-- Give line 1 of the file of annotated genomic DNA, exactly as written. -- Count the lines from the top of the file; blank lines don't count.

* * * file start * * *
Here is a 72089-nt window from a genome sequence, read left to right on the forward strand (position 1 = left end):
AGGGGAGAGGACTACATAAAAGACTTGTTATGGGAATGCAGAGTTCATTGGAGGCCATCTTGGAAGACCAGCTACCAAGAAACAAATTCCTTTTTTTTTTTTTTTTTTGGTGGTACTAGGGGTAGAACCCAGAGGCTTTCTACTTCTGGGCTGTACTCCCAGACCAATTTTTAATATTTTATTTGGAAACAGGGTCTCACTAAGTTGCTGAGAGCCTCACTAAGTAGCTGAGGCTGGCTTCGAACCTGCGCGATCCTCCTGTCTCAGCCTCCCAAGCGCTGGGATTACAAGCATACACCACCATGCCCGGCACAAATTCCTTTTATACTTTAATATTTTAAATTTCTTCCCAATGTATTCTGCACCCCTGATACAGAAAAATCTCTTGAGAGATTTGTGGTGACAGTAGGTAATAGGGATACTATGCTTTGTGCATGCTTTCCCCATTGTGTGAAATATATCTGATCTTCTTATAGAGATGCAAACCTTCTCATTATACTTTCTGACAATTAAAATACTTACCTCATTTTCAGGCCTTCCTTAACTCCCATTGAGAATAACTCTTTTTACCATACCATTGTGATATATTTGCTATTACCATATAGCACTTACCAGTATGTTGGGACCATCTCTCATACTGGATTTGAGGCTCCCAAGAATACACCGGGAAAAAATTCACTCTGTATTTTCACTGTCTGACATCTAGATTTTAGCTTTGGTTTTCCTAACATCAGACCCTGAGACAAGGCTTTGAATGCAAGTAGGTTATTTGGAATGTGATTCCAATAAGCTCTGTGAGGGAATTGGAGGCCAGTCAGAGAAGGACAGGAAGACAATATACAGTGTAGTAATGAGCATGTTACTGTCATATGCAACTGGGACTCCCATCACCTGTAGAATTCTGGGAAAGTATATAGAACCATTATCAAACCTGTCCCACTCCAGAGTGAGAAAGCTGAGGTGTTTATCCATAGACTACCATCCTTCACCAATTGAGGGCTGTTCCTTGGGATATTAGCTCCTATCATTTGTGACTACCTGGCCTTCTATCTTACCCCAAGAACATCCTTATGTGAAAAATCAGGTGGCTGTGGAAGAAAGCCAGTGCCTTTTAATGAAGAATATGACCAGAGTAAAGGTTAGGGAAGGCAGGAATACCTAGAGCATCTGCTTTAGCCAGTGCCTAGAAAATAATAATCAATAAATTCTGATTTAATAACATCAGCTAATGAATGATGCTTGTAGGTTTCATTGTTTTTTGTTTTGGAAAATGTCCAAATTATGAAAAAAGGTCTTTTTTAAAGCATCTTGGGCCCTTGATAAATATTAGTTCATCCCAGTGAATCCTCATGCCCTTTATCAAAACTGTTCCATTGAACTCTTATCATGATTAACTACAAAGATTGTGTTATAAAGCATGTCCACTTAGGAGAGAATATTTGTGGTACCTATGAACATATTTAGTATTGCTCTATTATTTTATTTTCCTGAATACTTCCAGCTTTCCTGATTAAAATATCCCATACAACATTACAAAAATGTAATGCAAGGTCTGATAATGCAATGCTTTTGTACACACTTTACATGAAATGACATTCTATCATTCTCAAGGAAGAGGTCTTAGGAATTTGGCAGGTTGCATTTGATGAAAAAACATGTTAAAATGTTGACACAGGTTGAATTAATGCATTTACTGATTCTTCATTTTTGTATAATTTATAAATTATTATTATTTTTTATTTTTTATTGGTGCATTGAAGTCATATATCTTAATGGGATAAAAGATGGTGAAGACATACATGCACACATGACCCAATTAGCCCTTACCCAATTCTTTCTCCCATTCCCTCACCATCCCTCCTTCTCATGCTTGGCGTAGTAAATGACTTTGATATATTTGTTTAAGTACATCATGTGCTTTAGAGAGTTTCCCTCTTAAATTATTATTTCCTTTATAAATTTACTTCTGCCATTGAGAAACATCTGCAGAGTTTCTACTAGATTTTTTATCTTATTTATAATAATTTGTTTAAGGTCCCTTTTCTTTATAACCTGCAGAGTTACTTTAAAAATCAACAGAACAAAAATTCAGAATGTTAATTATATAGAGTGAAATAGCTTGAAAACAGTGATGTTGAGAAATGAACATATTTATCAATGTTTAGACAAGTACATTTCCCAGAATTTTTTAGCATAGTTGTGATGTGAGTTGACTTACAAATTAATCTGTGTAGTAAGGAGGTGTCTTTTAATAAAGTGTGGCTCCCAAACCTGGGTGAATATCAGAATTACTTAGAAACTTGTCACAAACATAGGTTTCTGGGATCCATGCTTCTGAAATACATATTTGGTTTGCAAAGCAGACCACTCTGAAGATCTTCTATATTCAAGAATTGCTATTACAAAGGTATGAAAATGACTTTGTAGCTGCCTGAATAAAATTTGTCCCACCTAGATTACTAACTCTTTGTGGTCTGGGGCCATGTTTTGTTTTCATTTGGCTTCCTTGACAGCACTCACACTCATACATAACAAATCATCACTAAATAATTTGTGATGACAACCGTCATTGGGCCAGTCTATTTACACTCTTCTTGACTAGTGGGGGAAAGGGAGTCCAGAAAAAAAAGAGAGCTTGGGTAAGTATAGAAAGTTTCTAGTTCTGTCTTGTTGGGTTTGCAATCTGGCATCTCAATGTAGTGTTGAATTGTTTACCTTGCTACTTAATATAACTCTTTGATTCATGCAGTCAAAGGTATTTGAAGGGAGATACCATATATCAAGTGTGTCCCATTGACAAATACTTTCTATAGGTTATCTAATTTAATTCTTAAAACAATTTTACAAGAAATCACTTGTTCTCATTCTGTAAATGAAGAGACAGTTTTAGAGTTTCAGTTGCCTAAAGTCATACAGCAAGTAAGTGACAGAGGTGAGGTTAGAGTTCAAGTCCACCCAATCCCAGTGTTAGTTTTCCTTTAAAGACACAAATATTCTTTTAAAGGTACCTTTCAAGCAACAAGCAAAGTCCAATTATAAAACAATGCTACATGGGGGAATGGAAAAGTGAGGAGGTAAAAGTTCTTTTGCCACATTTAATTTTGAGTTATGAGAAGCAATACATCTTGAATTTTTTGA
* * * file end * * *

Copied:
Here is a 72089-nt window from a genome sequence, read left to right on the forward strand (position 1 = left end):